Thomas Shapcott Poetry Prize

Last updated

The Thomas Shapcott Poetry Prize, named in honour of a distinguished Queensland poet, is a literary award for an unpublished poetry manuscript by a Queensland based author. The prize was established in 2003 and currently comes with prize money of $2000 and a publication contract with the University of Queensland Press. [1] Entry can be submitted from anyone residing in Queensland and the award is administered and managed by the Queensland Poetry Festival [2] on behalf of Arts Queensland.

Thomas William Shapcott AO is an Australian poet, novelist, playwright, editor, librettist, short story writer and teacher.

Queensland North-east state of Australia

Queensland is the second-largest and third-most populous state in the Commonwealth of Australia. Situated in the north-east of the country, it is bordered by the Northern Territory, South Australia and New South Wales to the west, south-west and south respectively. To the east, Queensland is bordered by the Coral Sea and Pacific Ocean. To its north is the Torres Strait, with Papua New Guinea located less than 200 km across it from the mainland. The state is the world's sixth-largest sub-national entity, with an area of 1,852,642 square kilometres (715,309 sq mi).

Poet Person who writes and publishes poetry

A poet is a person who creates poetry. Poets may describe themselves as such or be described as such by others. A poet may simply be a writer of poetry, or may perform their art to an audience.

Contents

Award winners

2003 Lidija Cvetkovic, War is Not the Season for Figs [3]

Lidija Cvetkovic is a contemporary Australian poet.

2004 Jaya Savige, latecomers [4]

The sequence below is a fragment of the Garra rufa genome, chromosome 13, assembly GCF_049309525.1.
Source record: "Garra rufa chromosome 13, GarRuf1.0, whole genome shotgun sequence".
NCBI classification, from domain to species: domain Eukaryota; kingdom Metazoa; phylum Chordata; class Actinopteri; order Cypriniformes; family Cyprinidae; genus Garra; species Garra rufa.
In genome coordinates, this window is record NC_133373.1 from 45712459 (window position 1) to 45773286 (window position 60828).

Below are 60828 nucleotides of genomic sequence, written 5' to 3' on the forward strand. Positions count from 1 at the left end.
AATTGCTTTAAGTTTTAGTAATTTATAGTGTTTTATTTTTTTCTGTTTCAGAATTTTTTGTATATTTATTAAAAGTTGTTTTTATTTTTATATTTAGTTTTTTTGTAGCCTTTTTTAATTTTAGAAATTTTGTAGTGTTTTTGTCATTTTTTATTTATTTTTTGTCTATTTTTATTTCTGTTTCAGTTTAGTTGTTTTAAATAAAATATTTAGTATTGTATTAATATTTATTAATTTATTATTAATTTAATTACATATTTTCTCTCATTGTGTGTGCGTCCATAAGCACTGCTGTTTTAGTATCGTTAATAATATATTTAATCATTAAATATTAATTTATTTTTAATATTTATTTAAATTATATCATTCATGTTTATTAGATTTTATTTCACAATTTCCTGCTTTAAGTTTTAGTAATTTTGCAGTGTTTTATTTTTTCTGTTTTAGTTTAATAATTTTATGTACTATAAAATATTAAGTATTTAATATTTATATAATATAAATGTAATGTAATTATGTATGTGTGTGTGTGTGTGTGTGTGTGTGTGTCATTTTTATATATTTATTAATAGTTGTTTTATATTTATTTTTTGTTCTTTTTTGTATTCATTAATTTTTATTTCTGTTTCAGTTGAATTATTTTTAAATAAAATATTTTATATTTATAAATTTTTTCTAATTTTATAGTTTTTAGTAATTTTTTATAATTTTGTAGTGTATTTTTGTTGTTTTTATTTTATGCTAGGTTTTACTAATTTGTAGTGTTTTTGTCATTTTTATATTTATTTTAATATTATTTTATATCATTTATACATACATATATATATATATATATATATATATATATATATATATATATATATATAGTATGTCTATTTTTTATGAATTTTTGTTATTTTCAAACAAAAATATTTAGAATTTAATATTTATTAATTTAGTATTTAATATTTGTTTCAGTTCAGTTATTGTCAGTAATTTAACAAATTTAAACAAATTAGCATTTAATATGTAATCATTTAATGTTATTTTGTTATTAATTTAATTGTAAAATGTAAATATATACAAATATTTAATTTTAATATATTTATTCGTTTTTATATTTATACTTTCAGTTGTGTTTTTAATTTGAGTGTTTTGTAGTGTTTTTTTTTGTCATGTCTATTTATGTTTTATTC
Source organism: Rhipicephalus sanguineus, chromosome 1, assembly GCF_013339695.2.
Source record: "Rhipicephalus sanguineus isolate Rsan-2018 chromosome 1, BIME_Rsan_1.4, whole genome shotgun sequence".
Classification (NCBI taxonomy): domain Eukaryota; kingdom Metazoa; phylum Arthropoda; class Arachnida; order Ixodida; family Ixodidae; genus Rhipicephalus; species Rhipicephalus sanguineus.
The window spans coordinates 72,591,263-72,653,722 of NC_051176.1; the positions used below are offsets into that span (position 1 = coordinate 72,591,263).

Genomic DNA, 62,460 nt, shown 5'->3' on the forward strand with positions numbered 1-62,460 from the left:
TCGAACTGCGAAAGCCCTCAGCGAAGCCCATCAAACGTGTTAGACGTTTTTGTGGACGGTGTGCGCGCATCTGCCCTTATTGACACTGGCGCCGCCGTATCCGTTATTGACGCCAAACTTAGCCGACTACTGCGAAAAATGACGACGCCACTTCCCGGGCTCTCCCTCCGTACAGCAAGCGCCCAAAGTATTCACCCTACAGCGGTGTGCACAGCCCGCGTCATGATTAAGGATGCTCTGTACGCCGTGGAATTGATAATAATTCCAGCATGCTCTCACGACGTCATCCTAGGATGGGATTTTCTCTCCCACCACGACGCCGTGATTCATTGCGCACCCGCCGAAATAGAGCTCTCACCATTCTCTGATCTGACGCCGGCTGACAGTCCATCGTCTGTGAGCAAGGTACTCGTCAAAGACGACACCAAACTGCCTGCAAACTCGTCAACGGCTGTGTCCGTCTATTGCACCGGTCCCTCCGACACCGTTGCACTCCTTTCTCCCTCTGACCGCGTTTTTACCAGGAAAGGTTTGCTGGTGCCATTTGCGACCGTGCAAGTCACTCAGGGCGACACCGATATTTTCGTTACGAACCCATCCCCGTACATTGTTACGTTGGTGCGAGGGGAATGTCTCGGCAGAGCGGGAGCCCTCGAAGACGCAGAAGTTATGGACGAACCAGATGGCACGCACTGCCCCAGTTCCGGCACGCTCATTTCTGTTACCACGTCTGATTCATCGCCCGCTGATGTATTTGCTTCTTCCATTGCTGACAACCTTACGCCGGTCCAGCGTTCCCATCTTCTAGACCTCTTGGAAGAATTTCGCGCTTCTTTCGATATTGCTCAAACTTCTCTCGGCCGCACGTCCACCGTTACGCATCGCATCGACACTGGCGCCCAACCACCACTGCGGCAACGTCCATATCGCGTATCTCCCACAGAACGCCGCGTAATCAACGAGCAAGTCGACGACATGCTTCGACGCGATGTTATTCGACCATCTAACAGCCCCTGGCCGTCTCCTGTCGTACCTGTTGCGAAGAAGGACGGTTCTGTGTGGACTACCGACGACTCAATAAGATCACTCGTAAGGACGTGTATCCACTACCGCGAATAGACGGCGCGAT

2005 Nathan Shepherdson, Sweeping the Light Back Into The Mirror [5]

2006 Angela Gardner, Parts of Speech [6]

2007 Sarah Holland-Batt, Aria [7]

2008 Felicity Plunkett, Vanishing Point [8]

2009 Rosanna Licari, An Absence of Saints [9]

2010 Vlanes (Vladislav Nekliaev), Another Babylon [10]

2011 Nick Powell, Water Mirrors [11]

2012 Rachel Briggs, Free Logic [12]

2013 David Stavanger, The Special [13]

2014 Krissy Kneen, Eating My Grandmother [14]

2015 Stuart Barnes, The Staysails (published as Glasshouses) [15]

Stuart Barnes is an Australian poet.

2016 Shastra Deo, The Agonist [16]

2017 Rae White, Milk Teeth

2018 Anna Jacobson, I know I may not escape unscathed [17]

2019 Luke Best, Cadaver Dog [18]

See also

Related Research Articles

Caroline Mavis Caddy is an Australian poet.

Jo Shapcott English poet, editor

Jo Shapcott FRSL is an English poet, editor and lecturer who has won the National Poetry Competition, the Commonwealth Poetry Prize, the Costa Book of the Year Award, a Forward Poetry Prize and the Cholmondeley Award.

The Kenneth Slessor Prize for Poetry is awarded annually as part of the New South Wales Premier's Literary Awards for a book of collected poems or for a single poem of substantial length published in book form. It is named after Kenneth Slessor (1901–1971).

Jaya Savige is a contemporary Australian poet, critic and editor.